Michael Elmes, a professor in WPI's School of Business, has been awarded a grant through the Fulbright Scholars Program to lecture and conduct pioneering research on food security, sustainability, and social justice in the Netherlands during the 2013-14 academic year. This is the second Fulbright award for Elmes, who was a Fulbright Scholar in New Zealand in 2005, an experience that led this year to the establishments of a WPI student project center in that country.
Through a separate award, Steven Taylor, an associate professor in the School of Business, will spend a month at Massey University in Auckland, New Zealand, as a Fulbright Specialist. Taylor will help that university enhance its arts-based educational programs, particularly through the use of theatre as a learning tool for business students and faculty members.
The Fulbright Program, the U.S. government's flagship program in international educational exchange, is sponsored by the United States Department of State, Bureau of Educational and Cultural Affairs. Each year, the traditional Fulbright Scholar Program sends 800 U.S. faculty members and other professionals abroad to lecture and conduct research in a wide variety of academic and professional fields. Thirteen current members of the WPI faculty have served as Fulbright Scholars; Elmes is the first to have received two such awards. The Fulbright Specialist Program awards grants for faculty members and professionals in the United States for short-term collaborative projects at host institutions in over 100 countries.
"These prestigious awards reflect the high quality of our faculty members and the relevance of their research to issues and concerns that span our increasingly global society," said Eric Overström, WPI's provost and senior vice president. "The selection of Professors Elmes and Taylor for Fulbright grants also highlight's the stature and international recognition accorded our nationally ranked School of Business."
Elmes, whose research interests include social entrepreneurship and organizational change, will work at Wageningen University in the Netherlands, which describes itself as the only university in the Netherlands to focus on healthy food and healthy living environments. He will conduct research on social entrepreneurship and its role in addressing the issue of food insecurity in the Netherlands and elsewhere in the world. Food insecurity, which occurs when people do not have physical or economic access to sufficient food or food of sufficient quality, is a growing problem in developing and developed countries alike.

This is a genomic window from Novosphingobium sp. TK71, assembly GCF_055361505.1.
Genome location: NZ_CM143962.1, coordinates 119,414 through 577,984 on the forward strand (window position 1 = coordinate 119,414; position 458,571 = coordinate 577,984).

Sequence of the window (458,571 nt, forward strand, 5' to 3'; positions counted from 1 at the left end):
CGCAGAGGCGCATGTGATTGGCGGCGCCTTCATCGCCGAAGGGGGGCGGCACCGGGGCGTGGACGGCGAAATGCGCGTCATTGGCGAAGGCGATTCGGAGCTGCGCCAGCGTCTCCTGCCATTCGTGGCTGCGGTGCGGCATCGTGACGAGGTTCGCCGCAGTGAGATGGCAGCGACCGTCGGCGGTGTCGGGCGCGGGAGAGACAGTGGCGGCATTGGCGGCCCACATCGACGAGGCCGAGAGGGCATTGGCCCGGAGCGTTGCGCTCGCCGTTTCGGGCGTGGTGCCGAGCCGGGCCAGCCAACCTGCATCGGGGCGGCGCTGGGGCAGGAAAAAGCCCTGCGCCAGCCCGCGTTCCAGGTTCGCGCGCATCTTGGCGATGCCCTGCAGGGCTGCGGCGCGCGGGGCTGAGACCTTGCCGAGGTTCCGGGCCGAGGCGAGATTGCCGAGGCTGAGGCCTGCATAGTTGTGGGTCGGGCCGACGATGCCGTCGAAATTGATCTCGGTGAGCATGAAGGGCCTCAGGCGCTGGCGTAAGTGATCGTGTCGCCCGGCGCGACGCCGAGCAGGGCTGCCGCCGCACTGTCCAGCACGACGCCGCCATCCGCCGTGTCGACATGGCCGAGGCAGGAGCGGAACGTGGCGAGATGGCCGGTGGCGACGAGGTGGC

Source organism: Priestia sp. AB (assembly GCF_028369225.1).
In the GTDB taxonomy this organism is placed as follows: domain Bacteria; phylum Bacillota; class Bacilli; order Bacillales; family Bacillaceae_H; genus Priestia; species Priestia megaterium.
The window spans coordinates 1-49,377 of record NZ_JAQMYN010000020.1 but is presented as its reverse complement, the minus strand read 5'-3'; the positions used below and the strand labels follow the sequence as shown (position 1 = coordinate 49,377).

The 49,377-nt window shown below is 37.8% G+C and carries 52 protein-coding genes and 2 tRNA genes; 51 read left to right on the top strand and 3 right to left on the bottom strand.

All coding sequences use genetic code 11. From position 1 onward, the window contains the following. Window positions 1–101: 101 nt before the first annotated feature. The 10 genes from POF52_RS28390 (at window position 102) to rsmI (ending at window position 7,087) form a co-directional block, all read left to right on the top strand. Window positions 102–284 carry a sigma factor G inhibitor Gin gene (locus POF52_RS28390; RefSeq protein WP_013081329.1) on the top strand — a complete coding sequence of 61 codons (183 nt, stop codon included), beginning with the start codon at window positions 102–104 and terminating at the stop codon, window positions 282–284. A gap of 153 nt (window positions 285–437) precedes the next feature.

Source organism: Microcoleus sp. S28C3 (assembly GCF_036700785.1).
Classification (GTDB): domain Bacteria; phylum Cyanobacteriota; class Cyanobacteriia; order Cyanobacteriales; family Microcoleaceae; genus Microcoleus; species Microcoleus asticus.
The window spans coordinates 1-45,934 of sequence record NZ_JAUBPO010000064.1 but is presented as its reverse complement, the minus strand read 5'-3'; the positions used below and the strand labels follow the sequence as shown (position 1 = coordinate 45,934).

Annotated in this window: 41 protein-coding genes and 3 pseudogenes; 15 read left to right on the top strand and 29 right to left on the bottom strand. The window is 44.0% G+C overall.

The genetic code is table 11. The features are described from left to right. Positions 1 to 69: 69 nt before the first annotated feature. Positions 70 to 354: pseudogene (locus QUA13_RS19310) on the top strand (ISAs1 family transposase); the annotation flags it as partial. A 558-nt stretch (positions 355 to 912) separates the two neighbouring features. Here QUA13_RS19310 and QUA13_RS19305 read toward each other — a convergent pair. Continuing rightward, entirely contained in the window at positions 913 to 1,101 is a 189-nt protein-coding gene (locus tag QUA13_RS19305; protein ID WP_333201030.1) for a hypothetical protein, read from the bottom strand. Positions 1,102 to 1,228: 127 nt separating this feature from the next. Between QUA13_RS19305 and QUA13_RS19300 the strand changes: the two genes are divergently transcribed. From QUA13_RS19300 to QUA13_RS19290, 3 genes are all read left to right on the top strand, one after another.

In particular, Elmes will use case studies and ethnographic research to explore how social purpose ventures (for-profit companies that have a social mission and an economic impact) and enterprising non-profits (entrepreneurial organizations that have a social mission and market impact) can be used to address food insecurity. "There has been very little research on social entrepreneurship approaches to food insecurity," Elmes said. "Most of this work in this area looks at food insecurity through the lens of hunger relief or government programs. While these are both important approaches, neither tends to be local and neither considers solutions that are economically sustainable."
Through his earlier Fulbright Award, Elmes spent six months in New Zealand studying stakeholder views about biotechnology. "Taking into account New Zealand’s unique natural history, I examined how competing constructions of 'nature' and 'place' in that country informed attitudes, hopes, aspirations and concerns about the role of genetic engineering in New Zealand’s cultural, economic, and political future," he said. His experience in New Zealand led Elmes to propose that WPI establish a new undergraduate project center in Wellington. The center was launched this winter with Elmes and Ingrid Shockey, assistant teaching professor in the Interdisciplinary and Global Studies Division, as co-directors.
Taylor, the author of the 2012 book Leadership Craft, Leadership Art (Palgrave Macmillan) and the founding editor-in-chief of the journal Organizational Aesthetics, conducts research on organizational aesthetics (applying art-based scholarship and practice to management and organizations) and reflective practice (analyzing one's actions to become a more effective, ethical, and artful manager or leader). At Massey University, Taylor will work with students in a newly established theatre studies program to offer a public seminar combining theater performance with a discussion of the role of the arts in business. He will also offer seminars to business leaders through the New Zealand Leadership Institute and will present a seminar on the role of the arts in building resilient communities in conjunction with the Christchurch Symphony Orchestra and the University of Canterbury.